REVIEW | From Meghan to Queen: Two royal books give radically different views on the monarchy
Revenge: Meghan, Harry and the War between the Windsors by Tom Bower (Blink), Queen of Our Times: The Life of Elizabeth II by Robert Hardman (Macmillan).
BOOKS: Revenge: Meghan, Harry and the war between the Windsors by Tom Bower (Blink), Queen of Our Time: The Life of Elizabeth II by Robert Hardman (Macmillan).
Two very different books on the royal family, paint two very different and even controversial faces of the monarchy. In Tom Bower’s Revenge, Harry and Meghan are very much at war with The Firm, while Robert Hardman’s Queen of Our Times takes a more considered approach to the couple’s royal exit. Shaun de Waal takes a closer look.
At Megan Markle’s famous interview with Oprah Winfrey, after she and her husband Prince Harry left Britain and washed their hands of the Royal Family, there were reportedly 17 instances in which she misrepresented the facts – and in demonstrable ways. Many documents, in the public domain, show how she distorted the truth. It seems she was convinced that she could shape the public narrative for her own ends and that her “own truth” would then become everyone’s truth.
At least that’s how Tom Bower presents Markle in Revenge. It seems she always thought she could bend the world to her will, and that with enough hard work with her publicists and agents in the United States, her version would prevail. She felt like that before she married Harry, imagining that she was so strong that she could reshape the royal family in her image, or at least do whatever she wanted, and still remain a part of that institution.
Of course, she was wrong, and she was very upset that she wasn’t treated like an absolute monarch whose every word was law. She seems to have either not had a very accurate picture of how the British monarchy worked as an institution, or just been in denial about it.
She was unable to submit to his restrictions and mores, so she stamped her foot and left, taking Harry with her. And then, of course, she turned to Winfrey – whom she had, for unclear reasons at the time, because they weren’t friends, invited to her wedding and placed in the front row. It looks like she hedged her bets early on.
Revenge: Meghan, Harry and the War Between the Windsors by Tom Bower (Blink).
In fact, Markle emerges from this book as a narcissist unable to conceive of any impediment to her fame, and obviously if things go wrong, she’s in no way to blame – she’s the victim. She accused the British media of reporting on her in a way she didn’t like, fueling Harry’s paranoia and tendency to blame the media for what happened to his mother, Diana. Once the couple stepped down from royal duties, Markle accused the British media and royal family of racism, a useful catch-all for any opposition to her self-aggrandizement.
His charity work is shown to be an integral part of his public relations – profits and who gets what money are concealed by US privacy laws. Her treatment of family members such as her father belies her stated commitment to compassion as the best answer to all sorts of issues, including the causes she publicly espouses.
Bower’s book is readable and interesting, although I personally don’t need as much detail. It also appears to have been hastily edited and proofread. Combinations, for example, is styled and italicized whenever it appears, even though it doesn’t refer to the TV series that made Markle famous, indicating that a universal change command has gone wrong. There are also errors in the book.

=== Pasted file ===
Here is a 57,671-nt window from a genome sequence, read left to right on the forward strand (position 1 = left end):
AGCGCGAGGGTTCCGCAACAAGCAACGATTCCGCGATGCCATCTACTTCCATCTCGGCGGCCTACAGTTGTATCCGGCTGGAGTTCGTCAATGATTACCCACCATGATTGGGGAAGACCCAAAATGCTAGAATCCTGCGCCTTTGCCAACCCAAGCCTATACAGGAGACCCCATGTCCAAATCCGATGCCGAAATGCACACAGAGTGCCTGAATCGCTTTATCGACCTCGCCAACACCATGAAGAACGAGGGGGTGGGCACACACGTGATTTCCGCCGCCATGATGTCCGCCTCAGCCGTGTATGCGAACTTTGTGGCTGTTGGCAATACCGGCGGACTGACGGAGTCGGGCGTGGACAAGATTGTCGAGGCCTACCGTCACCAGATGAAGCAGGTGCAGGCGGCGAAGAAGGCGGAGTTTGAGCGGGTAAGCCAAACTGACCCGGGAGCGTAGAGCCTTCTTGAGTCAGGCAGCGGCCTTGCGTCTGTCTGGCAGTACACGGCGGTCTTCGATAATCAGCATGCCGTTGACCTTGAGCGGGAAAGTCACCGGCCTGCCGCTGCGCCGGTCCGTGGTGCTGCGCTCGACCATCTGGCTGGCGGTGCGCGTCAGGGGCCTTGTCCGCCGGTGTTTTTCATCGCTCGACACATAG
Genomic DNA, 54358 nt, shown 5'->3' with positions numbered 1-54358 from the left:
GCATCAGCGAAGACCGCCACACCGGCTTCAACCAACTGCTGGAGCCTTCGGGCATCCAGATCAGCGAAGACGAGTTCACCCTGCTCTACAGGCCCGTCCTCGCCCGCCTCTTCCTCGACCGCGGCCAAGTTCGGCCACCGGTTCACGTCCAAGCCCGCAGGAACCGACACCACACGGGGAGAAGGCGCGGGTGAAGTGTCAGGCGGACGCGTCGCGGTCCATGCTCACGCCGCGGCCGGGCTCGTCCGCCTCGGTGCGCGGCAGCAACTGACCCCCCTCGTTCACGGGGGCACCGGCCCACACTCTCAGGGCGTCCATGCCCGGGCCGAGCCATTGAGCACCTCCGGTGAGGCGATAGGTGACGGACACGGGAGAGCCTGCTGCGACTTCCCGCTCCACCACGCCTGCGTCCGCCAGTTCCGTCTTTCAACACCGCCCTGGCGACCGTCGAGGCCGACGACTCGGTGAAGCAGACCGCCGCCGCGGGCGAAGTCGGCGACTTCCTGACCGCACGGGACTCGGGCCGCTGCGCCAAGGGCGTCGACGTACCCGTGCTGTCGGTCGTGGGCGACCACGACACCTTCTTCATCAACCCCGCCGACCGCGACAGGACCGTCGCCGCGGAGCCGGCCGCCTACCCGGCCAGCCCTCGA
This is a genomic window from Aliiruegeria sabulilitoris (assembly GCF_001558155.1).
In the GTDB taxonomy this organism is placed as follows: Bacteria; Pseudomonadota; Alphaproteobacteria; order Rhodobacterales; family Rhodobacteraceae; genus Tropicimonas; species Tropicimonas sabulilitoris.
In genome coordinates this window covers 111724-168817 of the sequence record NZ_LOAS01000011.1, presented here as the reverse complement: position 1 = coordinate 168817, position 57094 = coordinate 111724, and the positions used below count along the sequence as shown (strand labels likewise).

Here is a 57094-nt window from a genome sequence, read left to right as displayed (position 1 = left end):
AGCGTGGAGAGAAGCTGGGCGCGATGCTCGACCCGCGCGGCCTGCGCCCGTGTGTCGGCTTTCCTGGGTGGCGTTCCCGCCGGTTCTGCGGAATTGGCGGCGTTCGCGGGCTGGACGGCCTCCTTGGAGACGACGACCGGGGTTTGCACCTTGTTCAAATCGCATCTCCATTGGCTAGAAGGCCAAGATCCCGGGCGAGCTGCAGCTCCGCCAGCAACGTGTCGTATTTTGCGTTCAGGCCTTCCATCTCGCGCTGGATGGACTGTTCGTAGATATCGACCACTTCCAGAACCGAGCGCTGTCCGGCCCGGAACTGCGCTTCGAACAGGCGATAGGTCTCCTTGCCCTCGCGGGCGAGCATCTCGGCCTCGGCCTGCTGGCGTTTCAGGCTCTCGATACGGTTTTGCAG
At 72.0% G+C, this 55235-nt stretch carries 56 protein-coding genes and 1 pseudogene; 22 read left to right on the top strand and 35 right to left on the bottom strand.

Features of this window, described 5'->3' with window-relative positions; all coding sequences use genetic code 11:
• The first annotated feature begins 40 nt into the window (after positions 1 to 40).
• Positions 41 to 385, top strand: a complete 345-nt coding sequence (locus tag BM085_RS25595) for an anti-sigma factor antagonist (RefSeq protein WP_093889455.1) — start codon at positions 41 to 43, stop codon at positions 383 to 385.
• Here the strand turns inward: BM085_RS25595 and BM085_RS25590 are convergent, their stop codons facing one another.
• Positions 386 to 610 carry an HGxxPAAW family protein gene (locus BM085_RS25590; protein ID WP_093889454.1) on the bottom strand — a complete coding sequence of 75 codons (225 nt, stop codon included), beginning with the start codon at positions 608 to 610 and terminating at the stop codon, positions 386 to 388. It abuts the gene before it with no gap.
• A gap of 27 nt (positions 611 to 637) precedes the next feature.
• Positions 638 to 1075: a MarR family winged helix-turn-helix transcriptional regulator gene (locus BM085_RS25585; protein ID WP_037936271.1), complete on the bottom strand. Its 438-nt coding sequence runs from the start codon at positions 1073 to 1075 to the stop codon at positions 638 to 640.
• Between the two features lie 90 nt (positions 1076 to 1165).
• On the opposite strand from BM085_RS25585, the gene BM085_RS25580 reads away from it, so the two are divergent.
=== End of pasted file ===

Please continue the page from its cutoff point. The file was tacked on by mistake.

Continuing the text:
READ ALSO : NOTICE | Harry and Meghan no longer have to cover for a family that never protected them
A slightly more thoughtful account of Harry and Meghan’s royal exit takes up a few pages in Robert Hardman’s excellent biography of Queen Elizabeth II, which sees it as part of a long reign that has survived many worse crises. . The Queen has broken all records for royal longevity – and innovation. Overall, Hardman is keen to place the Queen in context, particularly that of the national and global political affairs in which she played a role.
According to Britain’s unwritten constitution, which even the Queen admits is often difficult to understand, it is meant to be “apolitical”, in the sense that it transcends party politics in Britain, but Hardman shows how that does not mean that it is disconnected or detached from this policy. Among other things, she supported and developed the Commonwealth, seeing it as Britain’s best response to the aftermath of colonialism, and she fully supported Britain’s entry into the Common Market which became the EU. She is perhaps the most valuable asset of British ‘soft power’ around the world.
Queen of Our Time: The Life of Elizabeth II by Robert Hardman (Macmillan).
It’s fascinating to learn how she balanced the monarchy’s need to maintain tradition (all those glittering occasions) while modernizing. Hardman shows how she started doing this as soon as she succeeded her father after his untimely death, and continued to do so so quietly that few people noticed until later. She agreed, in the 1960s, to participate in television documentaries, going against the advice of her stilted advisers, and she was right: Royal family, arguably the most-watched documentary of all time, brought her closer to her subjects and captivated viewers around the world. (It is also clear how much The crown distorts history and distorts personalities.)
Hardman has very good sources, both named and unnamed, and can cite “confidential” memos. He spoke to many people who served the Queen in one capacity or another and was able to get feedback on their interactions with her from people such as George W Bush. All of this paints a very complete picture of a remarkable woman, whatever one thinks of the institution she so devotedly serves – and whose survival she has ensured.
READ ALSO : ANALYSIS | Queen Elizabeth II and the Modern Monarchy